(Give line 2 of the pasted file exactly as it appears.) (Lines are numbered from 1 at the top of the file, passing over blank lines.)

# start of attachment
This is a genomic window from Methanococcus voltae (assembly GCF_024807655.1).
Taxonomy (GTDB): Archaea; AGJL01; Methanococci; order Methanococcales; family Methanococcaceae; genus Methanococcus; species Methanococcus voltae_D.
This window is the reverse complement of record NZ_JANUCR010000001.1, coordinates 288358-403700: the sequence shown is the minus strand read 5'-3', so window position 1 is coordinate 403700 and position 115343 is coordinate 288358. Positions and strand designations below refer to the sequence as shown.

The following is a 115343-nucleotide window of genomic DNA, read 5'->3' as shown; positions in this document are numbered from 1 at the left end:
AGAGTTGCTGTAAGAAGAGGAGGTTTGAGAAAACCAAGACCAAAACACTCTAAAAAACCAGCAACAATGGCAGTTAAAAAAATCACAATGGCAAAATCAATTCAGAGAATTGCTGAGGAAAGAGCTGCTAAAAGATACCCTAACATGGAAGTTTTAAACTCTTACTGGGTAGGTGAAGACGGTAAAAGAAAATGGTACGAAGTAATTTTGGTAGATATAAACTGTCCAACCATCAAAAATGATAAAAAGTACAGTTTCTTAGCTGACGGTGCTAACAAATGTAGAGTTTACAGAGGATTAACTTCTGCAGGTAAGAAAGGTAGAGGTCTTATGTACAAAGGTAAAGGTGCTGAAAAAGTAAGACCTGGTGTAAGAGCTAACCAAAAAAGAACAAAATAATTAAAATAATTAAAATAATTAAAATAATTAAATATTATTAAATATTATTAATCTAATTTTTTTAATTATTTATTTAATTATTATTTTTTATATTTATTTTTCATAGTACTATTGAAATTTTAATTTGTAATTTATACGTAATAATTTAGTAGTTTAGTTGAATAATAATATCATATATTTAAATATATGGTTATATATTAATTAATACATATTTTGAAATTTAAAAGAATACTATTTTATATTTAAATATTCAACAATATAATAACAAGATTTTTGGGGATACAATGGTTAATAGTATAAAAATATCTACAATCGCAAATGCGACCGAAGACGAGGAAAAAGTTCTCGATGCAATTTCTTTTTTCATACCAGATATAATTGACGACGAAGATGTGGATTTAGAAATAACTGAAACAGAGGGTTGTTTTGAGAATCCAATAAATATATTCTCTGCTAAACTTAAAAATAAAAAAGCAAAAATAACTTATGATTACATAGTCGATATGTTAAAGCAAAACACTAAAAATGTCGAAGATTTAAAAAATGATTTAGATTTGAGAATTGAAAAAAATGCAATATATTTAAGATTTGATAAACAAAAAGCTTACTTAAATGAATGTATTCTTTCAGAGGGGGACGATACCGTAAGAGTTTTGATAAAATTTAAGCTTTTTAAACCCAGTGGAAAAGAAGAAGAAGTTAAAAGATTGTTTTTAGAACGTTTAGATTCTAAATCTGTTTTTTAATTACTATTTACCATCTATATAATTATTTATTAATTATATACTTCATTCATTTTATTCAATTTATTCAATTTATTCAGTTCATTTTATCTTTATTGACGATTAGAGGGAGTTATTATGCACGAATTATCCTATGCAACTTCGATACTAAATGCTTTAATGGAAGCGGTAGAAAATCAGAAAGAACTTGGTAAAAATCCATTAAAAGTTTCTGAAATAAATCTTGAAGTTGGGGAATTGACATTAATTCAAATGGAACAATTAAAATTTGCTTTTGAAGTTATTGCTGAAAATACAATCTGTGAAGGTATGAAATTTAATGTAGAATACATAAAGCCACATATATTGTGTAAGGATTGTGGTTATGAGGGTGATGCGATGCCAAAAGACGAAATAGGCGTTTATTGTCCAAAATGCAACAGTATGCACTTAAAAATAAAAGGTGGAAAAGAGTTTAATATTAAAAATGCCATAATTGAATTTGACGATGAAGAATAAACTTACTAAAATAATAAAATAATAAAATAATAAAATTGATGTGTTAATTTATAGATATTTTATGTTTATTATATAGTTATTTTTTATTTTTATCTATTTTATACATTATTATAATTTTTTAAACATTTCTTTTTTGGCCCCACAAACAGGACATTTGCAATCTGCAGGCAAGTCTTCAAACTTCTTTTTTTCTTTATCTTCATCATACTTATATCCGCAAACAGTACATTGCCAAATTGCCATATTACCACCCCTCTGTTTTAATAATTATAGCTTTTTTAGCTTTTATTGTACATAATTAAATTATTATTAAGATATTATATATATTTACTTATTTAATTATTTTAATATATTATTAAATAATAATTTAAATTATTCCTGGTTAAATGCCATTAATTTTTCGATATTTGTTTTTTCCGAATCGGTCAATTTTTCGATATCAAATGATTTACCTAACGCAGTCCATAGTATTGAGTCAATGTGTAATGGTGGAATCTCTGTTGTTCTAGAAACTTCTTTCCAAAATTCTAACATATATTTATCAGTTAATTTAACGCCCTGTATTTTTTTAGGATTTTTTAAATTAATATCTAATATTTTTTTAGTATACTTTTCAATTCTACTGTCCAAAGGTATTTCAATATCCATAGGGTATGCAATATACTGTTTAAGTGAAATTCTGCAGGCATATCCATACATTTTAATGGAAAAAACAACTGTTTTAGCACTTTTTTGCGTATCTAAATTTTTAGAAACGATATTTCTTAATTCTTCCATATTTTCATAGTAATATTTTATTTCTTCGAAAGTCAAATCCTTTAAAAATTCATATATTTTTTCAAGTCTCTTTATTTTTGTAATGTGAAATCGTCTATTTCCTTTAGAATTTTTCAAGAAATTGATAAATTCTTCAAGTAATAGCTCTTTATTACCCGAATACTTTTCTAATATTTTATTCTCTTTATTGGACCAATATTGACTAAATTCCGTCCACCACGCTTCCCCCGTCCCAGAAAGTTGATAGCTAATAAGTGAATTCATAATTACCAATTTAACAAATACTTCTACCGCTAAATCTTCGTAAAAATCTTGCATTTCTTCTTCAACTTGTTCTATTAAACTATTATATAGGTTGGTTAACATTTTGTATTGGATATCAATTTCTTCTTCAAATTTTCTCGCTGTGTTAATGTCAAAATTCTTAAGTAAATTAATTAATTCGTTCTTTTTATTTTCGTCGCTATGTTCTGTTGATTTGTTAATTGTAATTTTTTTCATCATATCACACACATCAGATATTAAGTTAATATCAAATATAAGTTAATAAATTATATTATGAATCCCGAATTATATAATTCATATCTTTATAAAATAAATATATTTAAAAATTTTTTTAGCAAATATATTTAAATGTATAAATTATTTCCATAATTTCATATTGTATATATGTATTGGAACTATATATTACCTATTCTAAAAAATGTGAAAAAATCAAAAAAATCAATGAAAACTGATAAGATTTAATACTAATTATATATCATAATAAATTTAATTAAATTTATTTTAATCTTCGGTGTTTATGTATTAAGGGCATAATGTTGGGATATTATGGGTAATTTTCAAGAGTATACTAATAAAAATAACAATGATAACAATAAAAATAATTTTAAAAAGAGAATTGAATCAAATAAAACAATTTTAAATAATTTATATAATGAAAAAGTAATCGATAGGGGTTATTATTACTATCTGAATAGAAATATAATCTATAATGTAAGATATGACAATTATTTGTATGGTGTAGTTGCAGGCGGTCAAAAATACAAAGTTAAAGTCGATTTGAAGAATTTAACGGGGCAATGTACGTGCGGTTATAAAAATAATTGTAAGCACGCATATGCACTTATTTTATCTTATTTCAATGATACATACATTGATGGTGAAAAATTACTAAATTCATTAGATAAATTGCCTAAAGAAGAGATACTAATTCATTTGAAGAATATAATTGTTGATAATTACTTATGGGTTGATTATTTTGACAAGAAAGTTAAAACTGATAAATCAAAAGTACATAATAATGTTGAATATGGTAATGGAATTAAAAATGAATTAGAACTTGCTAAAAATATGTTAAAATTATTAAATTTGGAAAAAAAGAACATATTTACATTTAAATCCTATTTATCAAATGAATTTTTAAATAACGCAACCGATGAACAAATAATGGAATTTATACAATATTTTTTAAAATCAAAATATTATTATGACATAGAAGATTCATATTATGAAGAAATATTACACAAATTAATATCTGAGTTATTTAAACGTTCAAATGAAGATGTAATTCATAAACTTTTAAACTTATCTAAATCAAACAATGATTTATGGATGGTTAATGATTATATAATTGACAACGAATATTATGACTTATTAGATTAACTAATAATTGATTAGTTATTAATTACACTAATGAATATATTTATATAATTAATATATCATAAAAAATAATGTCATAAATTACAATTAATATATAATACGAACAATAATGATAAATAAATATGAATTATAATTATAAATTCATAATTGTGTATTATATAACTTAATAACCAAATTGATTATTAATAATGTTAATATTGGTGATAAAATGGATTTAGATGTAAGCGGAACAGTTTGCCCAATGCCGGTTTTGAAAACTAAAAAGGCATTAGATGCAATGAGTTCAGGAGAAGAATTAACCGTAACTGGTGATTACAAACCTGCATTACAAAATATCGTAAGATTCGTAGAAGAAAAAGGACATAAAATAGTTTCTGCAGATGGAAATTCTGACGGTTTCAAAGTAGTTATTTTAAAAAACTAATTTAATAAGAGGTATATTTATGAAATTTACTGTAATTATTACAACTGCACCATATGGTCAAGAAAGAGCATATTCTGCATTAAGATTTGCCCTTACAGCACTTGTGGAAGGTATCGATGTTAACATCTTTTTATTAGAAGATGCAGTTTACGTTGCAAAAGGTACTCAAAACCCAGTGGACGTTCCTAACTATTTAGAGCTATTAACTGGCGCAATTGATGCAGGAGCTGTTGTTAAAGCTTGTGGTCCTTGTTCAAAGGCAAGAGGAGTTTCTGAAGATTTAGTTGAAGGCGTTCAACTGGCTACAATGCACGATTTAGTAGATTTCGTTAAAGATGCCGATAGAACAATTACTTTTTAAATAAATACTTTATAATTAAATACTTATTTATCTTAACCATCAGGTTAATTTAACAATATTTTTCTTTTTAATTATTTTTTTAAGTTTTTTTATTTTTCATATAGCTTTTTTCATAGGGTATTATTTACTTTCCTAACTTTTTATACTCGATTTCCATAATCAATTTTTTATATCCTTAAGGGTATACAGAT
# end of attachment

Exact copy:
Taxonomy (GTDB): Archaea; AGJL01; Methanococci; order Methanococcales; family Methanococcaceae; genus Methanococcus; species Methanococcus voltae_D.